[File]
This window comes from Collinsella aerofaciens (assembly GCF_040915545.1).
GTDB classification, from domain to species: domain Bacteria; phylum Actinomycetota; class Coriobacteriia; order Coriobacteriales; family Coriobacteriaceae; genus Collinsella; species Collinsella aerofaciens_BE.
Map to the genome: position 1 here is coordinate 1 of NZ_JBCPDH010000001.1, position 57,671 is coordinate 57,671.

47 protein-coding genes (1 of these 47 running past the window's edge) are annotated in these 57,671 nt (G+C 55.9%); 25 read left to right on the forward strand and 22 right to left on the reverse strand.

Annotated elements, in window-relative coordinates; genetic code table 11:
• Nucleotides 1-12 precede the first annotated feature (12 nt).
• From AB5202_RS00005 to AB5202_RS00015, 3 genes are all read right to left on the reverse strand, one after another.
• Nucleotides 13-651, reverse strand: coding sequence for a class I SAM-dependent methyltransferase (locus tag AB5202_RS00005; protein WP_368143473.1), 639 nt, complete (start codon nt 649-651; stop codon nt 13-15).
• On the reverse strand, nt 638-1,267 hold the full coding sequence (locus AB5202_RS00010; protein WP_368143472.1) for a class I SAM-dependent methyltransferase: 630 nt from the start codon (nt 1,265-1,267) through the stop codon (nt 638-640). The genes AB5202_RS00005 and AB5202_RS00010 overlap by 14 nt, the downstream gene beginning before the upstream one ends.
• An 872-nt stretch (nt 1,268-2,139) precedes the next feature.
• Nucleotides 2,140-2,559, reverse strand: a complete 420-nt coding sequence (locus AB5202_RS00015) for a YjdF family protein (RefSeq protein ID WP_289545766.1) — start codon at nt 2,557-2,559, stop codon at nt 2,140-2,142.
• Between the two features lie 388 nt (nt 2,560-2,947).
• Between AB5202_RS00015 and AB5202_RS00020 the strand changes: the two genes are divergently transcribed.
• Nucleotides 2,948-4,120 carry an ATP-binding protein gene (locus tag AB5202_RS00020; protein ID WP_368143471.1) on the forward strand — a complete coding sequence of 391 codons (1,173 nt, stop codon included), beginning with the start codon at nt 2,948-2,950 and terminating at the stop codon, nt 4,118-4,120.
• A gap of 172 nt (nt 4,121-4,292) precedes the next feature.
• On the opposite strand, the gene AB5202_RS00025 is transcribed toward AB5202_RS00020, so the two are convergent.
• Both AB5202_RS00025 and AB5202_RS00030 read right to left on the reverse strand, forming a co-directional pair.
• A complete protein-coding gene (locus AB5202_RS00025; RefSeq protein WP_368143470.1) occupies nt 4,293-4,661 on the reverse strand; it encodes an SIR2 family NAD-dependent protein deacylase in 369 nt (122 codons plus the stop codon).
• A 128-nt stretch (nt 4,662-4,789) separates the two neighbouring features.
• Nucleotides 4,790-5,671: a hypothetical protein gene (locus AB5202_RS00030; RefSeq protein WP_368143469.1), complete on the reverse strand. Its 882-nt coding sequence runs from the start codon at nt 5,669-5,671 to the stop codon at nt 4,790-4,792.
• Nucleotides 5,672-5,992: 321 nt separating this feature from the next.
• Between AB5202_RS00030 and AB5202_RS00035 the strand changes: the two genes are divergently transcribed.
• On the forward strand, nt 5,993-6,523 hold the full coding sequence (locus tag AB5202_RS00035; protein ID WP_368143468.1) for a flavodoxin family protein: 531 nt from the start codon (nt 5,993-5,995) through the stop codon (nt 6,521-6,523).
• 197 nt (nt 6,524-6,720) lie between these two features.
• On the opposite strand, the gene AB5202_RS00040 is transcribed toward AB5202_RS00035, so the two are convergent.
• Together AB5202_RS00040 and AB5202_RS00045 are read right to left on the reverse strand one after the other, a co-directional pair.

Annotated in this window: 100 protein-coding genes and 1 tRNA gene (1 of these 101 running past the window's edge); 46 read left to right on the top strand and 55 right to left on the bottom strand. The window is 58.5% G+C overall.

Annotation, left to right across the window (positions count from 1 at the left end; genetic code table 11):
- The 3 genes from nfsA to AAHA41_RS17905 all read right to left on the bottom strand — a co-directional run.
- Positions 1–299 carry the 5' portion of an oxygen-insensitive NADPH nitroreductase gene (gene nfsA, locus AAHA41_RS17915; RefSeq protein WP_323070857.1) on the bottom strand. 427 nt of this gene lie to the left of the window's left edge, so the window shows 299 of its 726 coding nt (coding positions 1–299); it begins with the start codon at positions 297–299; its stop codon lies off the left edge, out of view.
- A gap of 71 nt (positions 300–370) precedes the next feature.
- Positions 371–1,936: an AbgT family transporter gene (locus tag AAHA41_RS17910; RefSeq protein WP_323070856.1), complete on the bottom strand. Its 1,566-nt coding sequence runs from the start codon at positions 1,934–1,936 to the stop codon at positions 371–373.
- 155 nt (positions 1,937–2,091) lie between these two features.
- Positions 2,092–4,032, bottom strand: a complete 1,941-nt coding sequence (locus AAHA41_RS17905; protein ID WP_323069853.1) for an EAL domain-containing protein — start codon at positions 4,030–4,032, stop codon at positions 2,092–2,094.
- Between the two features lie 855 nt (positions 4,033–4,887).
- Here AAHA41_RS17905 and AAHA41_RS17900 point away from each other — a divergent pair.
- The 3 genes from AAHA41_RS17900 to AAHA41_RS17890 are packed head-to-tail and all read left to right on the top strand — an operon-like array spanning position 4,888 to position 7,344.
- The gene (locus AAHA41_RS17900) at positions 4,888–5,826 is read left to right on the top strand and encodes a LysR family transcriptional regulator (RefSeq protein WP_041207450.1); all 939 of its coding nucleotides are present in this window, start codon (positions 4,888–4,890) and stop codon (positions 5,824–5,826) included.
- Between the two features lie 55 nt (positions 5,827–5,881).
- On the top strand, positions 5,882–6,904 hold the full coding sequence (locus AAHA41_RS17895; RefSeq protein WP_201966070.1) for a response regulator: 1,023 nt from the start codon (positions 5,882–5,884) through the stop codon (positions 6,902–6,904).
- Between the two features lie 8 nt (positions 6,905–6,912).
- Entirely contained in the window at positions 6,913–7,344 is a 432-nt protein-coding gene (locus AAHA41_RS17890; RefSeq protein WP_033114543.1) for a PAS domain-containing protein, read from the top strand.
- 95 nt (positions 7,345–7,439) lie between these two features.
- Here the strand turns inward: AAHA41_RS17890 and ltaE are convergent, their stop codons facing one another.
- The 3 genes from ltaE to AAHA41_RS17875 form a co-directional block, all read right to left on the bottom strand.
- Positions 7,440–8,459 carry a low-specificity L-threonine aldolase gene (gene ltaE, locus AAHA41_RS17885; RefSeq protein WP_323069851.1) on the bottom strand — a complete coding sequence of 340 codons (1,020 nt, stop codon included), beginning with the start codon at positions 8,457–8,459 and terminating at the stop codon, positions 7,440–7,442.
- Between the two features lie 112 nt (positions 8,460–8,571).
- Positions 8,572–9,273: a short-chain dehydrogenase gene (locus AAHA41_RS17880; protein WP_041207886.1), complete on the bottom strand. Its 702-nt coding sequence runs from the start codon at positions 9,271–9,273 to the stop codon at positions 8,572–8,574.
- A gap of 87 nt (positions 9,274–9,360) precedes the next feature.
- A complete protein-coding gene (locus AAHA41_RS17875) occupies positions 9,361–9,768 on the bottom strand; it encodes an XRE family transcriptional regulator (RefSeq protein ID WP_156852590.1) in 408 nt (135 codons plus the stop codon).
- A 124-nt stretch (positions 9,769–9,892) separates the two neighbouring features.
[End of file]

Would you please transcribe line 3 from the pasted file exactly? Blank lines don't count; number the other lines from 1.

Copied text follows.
Map to the genome: position 1 here is coordinate 1 of NZ_JBCPDH010000001.1, position 57,671 is coordinate 57,671.